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Okay, so it’s got a steering wheel and bucket seats, but it’s classified as a motorcycle in many states, and we weren’t going to turn down a chance to drive a lightweight three-wheeled car powered by a six-cylinder engine from BMW’s K1600 touring platform. That, as it turned out, was a smart choice, as the T-Rex is one of the most exhilarating motor vehicles you can aim down the road – the twistier, the better.

In fact, if anyone ever reviews one of these and doesn’t take it on a really twisty road, their findings will be worthless to anyone with a sporting bone in their body. The visually arresting T-Rex isn’t practical or cheap, but driving it is the most fun you can have on three tires while holding a steering wheel.

Of course, like all great things, there’s a price to pay for the privilege. The MSRP for the T-Rex 16S starts at $57,999, and it’s a wild-looking vehicle (autocycle is the latest descriptor and a term adopted by 40 states, says Polaris’ Slingshot crew) powered by BMW’s wonderfully whooping inline-six-cylinder motor claiming 160 hp at its crankshaft from its 1649cc. We tested the 16SP version, which adds adjustable dampers with remote reservoirs, a shorter-turn rack-and-pinion steering rack, uprated brakes and special wheels for an MSRP of $63,999. Those who saw my recent review of the latest top-line Slingshot SLR will notice it’s half the price of the T-Rex.

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To those who decry the Slingshot’s PWC-like build quality and pedestrian powertrain, here’s the retort – and its attendant surcharge.

The back end of the T-Rex holds BMW’s lusty and sonorific Six sending 160 horsepower to a 275/40-18 rear tire via BMW’s six-speed sequential gearbox and a chain drive. Torque is rated at 129 lb-ft at 5250 rpm. Dual mufflers are direct from the K1600 to keep it EPA-legal. Optional Givi side cases add welcome stowage space to an interior that has almost none.

The other price to pay for a higher-performance three-wheeled sports car is its dedication to lightness, which mandated a tidy footprint and, hence, a tight cockpit, though not nearly as cramped laterally as the Morgan 3-Wheeler we tested a couple of years ago. But while the Morgan offers relatively easy ingress due to its roofless design (and the Slingshot even more so), the T-Rex challenges limberness by forcing a body to climb through and under a roll cage.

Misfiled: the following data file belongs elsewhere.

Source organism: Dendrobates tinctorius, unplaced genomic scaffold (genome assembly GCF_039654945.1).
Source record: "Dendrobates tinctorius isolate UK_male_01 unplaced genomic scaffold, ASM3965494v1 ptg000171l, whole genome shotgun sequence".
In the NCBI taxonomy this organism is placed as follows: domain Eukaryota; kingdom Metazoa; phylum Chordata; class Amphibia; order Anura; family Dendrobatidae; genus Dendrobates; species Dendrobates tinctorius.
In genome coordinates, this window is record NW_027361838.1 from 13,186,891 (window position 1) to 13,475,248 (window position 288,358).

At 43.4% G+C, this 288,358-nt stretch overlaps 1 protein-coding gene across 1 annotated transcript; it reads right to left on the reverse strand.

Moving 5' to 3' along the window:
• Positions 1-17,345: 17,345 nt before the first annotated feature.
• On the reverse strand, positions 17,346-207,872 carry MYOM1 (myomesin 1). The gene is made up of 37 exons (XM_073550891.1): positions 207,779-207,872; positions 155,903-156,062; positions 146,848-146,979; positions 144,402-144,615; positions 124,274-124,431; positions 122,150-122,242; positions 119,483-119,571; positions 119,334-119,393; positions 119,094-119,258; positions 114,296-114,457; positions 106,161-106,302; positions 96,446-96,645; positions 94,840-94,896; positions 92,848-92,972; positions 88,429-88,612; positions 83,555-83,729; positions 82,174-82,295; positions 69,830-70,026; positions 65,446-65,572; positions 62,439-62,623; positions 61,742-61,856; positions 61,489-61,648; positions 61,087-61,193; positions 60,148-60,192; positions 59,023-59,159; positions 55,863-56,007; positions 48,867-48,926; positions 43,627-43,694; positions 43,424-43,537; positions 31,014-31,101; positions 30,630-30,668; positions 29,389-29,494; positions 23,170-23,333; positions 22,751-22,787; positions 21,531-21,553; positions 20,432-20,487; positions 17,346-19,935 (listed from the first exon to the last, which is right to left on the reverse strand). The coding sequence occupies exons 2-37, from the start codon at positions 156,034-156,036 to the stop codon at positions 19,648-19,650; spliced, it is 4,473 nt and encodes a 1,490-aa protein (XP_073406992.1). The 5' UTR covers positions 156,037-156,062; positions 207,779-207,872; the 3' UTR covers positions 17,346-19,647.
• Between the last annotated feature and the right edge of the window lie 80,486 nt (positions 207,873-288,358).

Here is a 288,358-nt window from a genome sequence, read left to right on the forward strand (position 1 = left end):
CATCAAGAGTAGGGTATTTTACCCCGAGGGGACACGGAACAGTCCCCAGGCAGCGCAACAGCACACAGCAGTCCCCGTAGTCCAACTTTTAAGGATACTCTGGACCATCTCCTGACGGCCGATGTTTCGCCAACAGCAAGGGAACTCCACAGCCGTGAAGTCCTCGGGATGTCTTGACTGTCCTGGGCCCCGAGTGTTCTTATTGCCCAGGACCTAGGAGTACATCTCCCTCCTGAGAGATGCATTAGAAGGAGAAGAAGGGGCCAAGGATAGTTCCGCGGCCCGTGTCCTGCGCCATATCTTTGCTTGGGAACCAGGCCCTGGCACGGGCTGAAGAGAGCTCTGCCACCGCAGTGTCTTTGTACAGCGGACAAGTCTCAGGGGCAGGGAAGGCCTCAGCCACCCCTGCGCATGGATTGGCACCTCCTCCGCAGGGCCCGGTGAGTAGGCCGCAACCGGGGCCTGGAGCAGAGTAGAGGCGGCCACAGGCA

Polaris Slingshot Vs. Can-Am Spyder F3-S Vs. Morgan 3 Wheeler

The T-Rex was originally designed by Daniel Campagna, a friend and former mechanic for Gilles Villeneuve when the F1 driver was racing snowmobiles. Campagna’s racing roots forced a low center of gravity, resulting in the T-Rex’s stated height of just 42 inches. That’s nearly half a foot shorter than a Ferrari 458, meaning generously sized drivers might want to hit a yoga class before trying to get behind the (removable) wheel. Tall people who live in states or countries that require helmets in three-wheelers might have trouble fitting comfortably. Me, at a thin 5-foot-8, slid right in, and no helmet is needed in California.

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Instrumentation is direct from the K1600 BMW, as are most of the controls, including access to ride modes, a trip computer and an Alpine sound system delivering 180 watts to four speakers. A smartphone can be connected via Bluetooth, USB, line-in or a 12-volt plug. Carbon fiber trim over the fiberglass body are accessory pieces. Check out the shifter, which toggles gears just like a motorbike gearbox because it is. The button on top triggers a mechanical reverse gear added to the BMW tranny.

Once inside, the driving position is as racy as a street-legal car can be. Butt cheeks are just inches off the ground, and legs are only a handful of degrees away from horizontal. Drivers of various sizes are accommodated by the trio of pedals being adjustable for reach, while the seat back has an alterable rake angle.

Punch the engine-start button, and ears are greeted by the wonderful whirring snarl of the BMW motor, and a jab on the throttle pedal results in an instant jump in revs due to negligible flywheel effect. It’s racy engine is stimulating in ways the Slingshot’s four-banger and the Morgan’s V-Twin simply can’t approach. But the motor’s absence of a flywheel combined with a narrow clutch-engagement zone makes smoothly pulling away from a stop a challenge. It can be frustratingly difficult to master until figuring out the technique of leaving the throttle alone until the clutch begins to bite, then delicately applying the gas pedal while feeding out the clutch.

Movements of the 205/45-16 front tires are controlled by fully adjustable Elka suspension, with front shocks featuring both high- and low-speed compression damping. The air intake travels from the roof through flexy hoses to the engine compartment and is probably unnecessary but cool, kind of like the T-Rex itself.

Campagna’s Engine Evolution

The first production T-Rexes in 1995 were equipped with Suzuki GSX-R1100 engines, with Campagna buying complete bikes and harvesting the motors. Over the next two decades, Campagna went through several different powertrains in search of improved performance as well as steady supply. In 1999, the T-Rex switched to a Kawasaki ZX-11 engine, adding a ram-air intake to the roll cage above the seats. After Kawasaki replaced the ZX-11 with the ZX-12R in 2000, Campagna followed suit in 2002 with the bigger engine.

Excluding a limited run of 10 vehicles in 2003 that used S&S V-Twins, Campagna stuck to Kawasaki engines for several years, replacing the 1200cc engine with the ZX-14’s powerplant in 2007.